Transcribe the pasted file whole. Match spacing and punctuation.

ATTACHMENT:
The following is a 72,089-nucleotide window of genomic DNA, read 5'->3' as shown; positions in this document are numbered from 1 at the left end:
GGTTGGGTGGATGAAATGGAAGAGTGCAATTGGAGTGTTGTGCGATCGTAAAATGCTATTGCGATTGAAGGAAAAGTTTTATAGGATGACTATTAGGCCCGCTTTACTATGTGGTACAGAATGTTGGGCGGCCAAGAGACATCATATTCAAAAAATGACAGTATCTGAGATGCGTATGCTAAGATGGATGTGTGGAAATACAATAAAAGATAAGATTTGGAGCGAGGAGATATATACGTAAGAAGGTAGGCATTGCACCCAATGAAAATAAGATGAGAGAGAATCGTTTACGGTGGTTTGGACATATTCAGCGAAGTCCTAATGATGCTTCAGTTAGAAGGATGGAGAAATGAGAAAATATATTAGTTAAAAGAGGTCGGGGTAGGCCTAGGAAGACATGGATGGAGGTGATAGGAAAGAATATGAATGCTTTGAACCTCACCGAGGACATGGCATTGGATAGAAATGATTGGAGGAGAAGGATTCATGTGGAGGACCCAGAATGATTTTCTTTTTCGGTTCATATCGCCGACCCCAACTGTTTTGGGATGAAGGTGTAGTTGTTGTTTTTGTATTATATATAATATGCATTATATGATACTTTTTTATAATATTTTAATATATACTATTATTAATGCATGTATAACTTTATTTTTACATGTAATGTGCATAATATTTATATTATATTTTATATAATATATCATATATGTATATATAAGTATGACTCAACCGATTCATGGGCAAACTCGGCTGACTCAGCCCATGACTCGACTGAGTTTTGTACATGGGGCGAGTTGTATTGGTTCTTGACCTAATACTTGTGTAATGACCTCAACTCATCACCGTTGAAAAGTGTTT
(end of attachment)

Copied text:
The following is a 72,089-nucleotide window of genomic DNA, read 5'->3' as shown; positions in this document are numbered from 1 at the left end:
GGTTGGGTGGATGAAATGGAAGAGTGCAATTGGAGTGTTGTGCGATCGTAAAATGCTATTGCGATTGAAGGAAAAGTTTTATAGGATGACTATTAGGCCCGCTTTACTATGTGGTACAGAATGTTGGGCGGCCAAGAGACATCATATTCAAAAAATGACAGTATCTGAGATGCGTATGCTAAGATGGATGTGTGGAAATACAATAAAAGATAAGATTTGGAGCGAGGAGATATATACGTAAGAAGGTAGGCATTGCACCCAATGAAAATAAGATGAGAGAGAATCGTTTACGGTGGTTTGGACATATTCAGCGAAGTCCTAATGATGCTTCAGTTAGAAGGATGGAGAAATGAGAAAATATATTAGTTAAAAGAGGTCGGGGTAGGCCTAGGAAGACATGGATGGAGGTGATAGGAAAGAATATGAATGCTTTGAACCTCACCGAGGACATGGCATTGGATAGAAATGATTGGAGGAGAAGGATTCATGTGGAGGACCCAGAATGATTTTCTTTTTCGGTTCATATCGCCGACCCCAACTGTTTTGGGATGAAGGTGTAGTTGTTGTTTTTGTATTATATATAATATGCATTATATGATACTTTTTTATAATATTTTAATATATACTATTATTAATGCATGTATAACTTTATTTTTACATGTAATGTGCATAATATTTATATTATATTTTATATAATATATCATATATGTATATATAAGTATGACTCAACCGATTCATGGGCAAACTCGGCTGACTCAGCCCATGACTCGACTGAGTTTTGTACATGGGGCGAGTTGTATTGGTTCTTGACCTAATACTTGTGTAATGACCTCAACTCATCACCGTTGAAAAGTGTTT